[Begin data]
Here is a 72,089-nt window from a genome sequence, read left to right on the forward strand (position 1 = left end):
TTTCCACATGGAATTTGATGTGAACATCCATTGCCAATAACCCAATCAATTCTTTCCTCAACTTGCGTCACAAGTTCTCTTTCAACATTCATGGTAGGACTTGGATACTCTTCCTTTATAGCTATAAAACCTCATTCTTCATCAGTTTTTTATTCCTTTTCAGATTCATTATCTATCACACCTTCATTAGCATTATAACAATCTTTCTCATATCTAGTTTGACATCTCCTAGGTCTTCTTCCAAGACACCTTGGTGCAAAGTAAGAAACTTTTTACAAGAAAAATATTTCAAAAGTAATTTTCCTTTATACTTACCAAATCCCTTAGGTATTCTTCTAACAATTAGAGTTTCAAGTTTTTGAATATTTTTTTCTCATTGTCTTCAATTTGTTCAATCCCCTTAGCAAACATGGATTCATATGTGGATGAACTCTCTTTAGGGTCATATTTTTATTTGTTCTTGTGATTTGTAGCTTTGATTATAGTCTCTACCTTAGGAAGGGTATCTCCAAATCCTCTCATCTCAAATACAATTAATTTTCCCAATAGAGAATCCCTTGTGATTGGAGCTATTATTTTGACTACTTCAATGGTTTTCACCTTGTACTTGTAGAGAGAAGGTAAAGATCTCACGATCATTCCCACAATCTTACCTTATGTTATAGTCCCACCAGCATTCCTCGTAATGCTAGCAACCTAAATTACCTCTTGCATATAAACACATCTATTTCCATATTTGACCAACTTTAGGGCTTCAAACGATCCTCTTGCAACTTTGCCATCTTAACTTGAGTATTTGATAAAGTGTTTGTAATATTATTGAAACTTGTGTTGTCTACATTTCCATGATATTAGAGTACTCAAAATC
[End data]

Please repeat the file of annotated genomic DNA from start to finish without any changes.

Here is a 72,089-nt window from a genome sequence, read left to right on the forward strand (position 1 = left end):
TTTCCACATGGAATTTGATGTGAACATCCATTGCCAATAACCCAATCAATTCTTTCCTCAACTTGCGTCACAAGTTCTCTTTCAACATTCATGGTAGGACTTGGATACTCTTCCTTTATAGCTATAAAACCTCATTCTTCATCAGTTTTTTATTCCTTTTCAGATTCATTATCTATCACACCTTCATTAGCATTATAACAATCTTTCTCATATCTAGTTTGACATCTCCTAGGTCTTCTTCCAAGACACCTTGGTGCAAAGTAAGAAACTTTTTACAAGAAAAATATTTCAAAAGTAATTTTCCTTTATACTTACCAAATCCCTTAGGTATTCTTCTAACAATTAGAGTTTCAAGTTTTTGAATATTTTTTTCTCATTGTCTTCAATTTGTTCAATCCCCTTAGCAAACATGGATTCATATGTGGATGAACTCTCTTTAGGGTCATATTTTTATTTGTTCTTGTGATTTGTAGCTTTGATTATAGTCTCTACCTTAGGAAGGGTATCTCCAAATCCTCTCATCTCAAATACAATTAATTTTCCCAATAGAGAATCCCTTGTGATTGGAGCTATTATTTTGACTACTTCAATGGTTTTCACCTTGTACTTGTAGAGAGAAGGTAAAGATCTCACGATCATTCCCACAATCTTACCTTATGTTATAGTCCCACCAGCATTCCTCGTAATGCTAGCAACCTAAATTACCTCTTGCATATAAACACATCTATTTCCATATTTGACCAACTTTAGGGCTTCAAACGATCCTCTTGCAACTTTGCCATCTTAACTTGAGTATTTGATAAAGTGTTTGTAATATTATTGAAACTTGTGTTGTCTACATTTCCATGATATTAGAGTACTCAAAATC